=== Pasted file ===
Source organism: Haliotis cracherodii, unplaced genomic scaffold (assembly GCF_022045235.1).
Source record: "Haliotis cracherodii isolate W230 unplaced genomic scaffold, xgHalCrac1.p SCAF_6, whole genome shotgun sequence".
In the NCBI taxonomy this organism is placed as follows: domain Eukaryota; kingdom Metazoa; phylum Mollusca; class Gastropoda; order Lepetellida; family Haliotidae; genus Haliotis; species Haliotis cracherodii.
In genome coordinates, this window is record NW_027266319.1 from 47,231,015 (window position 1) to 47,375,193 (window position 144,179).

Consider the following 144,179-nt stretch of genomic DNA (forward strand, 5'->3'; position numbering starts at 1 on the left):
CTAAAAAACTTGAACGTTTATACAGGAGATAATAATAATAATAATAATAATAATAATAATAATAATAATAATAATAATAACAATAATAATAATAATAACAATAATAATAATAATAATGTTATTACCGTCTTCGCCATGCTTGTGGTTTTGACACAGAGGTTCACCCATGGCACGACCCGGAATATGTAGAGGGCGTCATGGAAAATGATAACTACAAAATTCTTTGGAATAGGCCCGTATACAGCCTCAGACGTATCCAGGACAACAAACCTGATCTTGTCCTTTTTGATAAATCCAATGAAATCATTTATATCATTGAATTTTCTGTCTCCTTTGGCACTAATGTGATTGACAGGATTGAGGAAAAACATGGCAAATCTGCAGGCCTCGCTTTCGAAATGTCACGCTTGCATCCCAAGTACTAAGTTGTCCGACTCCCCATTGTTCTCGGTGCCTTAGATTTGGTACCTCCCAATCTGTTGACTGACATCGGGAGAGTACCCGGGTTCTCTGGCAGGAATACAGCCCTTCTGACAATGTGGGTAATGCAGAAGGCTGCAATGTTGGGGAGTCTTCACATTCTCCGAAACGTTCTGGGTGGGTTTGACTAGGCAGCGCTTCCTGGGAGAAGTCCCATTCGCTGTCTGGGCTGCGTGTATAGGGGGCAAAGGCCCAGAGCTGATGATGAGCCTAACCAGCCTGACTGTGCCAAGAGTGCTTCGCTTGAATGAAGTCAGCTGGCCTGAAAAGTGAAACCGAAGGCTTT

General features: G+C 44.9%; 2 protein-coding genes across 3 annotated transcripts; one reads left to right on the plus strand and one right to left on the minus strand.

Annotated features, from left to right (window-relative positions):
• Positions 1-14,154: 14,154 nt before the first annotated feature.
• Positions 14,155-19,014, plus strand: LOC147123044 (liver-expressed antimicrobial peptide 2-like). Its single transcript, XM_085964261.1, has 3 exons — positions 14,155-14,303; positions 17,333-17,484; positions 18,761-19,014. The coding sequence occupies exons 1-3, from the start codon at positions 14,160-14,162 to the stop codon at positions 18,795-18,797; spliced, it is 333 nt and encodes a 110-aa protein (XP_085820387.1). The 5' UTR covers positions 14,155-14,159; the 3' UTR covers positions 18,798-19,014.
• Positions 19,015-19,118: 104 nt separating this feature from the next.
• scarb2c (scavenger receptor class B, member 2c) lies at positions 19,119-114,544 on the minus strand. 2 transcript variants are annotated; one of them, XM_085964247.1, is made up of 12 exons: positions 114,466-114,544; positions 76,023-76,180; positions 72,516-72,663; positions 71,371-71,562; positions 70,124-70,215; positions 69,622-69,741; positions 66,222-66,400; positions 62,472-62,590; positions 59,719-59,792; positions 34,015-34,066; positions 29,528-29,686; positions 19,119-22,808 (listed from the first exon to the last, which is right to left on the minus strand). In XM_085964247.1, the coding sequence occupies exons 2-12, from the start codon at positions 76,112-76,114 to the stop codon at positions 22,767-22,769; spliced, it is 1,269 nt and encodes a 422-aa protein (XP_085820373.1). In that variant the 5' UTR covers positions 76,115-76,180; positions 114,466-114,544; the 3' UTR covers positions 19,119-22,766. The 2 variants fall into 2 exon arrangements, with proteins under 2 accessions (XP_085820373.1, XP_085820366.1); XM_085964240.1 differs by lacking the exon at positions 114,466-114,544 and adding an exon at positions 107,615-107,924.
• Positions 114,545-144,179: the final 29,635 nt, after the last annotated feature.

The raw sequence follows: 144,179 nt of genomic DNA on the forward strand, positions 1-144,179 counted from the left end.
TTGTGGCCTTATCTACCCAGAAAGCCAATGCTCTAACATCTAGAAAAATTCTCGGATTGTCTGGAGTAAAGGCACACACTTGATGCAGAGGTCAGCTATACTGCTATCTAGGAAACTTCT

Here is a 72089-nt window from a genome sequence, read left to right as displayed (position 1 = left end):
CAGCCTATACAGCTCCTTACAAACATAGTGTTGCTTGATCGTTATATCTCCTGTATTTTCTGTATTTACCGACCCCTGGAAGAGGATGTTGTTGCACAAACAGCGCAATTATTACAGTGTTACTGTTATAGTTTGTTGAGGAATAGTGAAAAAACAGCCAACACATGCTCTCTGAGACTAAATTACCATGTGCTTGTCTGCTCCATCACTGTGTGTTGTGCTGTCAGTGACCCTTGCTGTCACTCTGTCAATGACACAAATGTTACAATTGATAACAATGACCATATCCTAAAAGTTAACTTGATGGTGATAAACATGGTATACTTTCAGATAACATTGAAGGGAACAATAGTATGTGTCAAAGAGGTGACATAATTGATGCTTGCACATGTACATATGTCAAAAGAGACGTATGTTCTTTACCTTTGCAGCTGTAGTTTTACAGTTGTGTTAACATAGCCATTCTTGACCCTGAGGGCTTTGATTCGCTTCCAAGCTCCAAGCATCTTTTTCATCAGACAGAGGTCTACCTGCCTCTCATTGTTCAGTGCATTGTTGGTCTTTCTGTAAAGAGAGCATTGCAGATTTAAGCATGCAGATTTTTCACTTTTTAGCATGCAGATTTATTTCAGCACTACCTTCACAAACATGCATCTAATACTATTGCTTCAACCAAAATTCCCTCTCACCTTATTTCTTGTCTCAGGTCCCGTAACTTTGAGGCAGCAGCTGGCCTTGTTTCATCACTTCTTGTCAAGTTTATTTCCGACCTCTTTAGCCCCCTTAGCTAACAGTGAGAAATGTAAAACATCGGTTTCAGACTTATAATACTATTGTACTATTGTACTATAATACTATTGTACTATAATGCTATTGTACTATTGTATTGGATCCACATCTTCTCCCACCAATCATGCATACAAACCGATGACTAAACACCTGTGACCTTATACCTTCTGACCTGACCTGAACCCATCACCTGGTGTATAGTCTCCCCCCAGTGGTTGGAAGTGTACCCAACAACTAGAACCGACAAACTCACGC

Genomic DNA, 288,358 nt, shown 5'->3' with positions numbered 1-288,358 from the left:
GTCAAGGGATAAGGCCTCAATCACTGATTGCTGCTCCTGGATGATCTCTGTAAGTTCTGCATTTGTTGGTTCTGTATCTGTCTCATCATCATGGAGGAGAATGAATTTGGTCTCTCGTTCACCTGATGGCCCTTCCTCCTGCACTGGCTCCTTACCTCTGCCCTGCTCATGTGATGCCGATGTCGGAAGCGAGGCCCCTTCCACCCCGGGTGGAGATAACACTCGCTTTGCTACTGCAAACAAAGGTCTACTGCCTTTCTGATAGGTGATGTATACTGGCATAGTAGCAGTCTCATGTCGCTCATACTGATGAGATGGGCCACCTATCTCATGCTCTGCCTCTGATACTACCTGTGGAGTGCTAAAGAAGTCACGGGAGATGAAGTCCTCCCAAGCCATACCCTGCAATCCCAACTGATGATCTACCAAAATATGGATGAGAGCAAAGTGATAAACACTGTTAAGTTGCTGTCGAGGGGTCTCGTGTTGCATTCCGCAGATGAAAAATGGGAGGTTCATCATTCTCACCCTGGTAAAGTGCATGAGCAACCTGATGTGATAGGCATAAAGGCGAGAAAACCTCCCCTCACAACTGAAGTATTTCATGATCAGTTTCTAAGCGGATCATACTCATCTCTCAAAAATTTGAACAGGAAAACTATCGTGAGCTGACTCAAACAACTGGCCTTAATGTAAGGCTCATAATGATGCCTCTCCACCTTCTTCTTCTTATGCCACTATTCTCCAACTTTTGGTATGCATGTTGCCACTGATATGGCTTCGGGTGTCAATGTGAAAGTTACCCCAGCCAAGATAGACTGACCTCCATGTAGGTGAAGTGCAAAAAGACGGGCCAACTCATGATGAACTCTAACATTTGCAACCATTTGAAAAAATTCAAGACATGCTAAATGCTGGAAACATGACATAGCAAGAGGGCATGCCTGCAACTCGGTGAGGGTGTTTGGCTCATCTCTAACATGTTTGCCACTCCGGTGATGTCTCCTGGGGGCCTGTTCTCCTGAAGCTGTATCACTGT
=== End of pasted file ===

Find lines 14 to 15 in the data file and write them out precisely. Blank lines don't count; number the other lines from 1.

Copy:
The raw sequence follows: 144,179 nt of genomic DNA on the forward strand, positions 1-144,179 counted from the left end.
TTGTGGCCTTATCTACCCAGAAAGCCAATGCTCTAACATCTAGAAAAATTCTCGGATTGTCTGGAGTAAAGGCACACACTTGATGCAGAGGTCAGCTATACTGCTATCTAGGAAACTTCT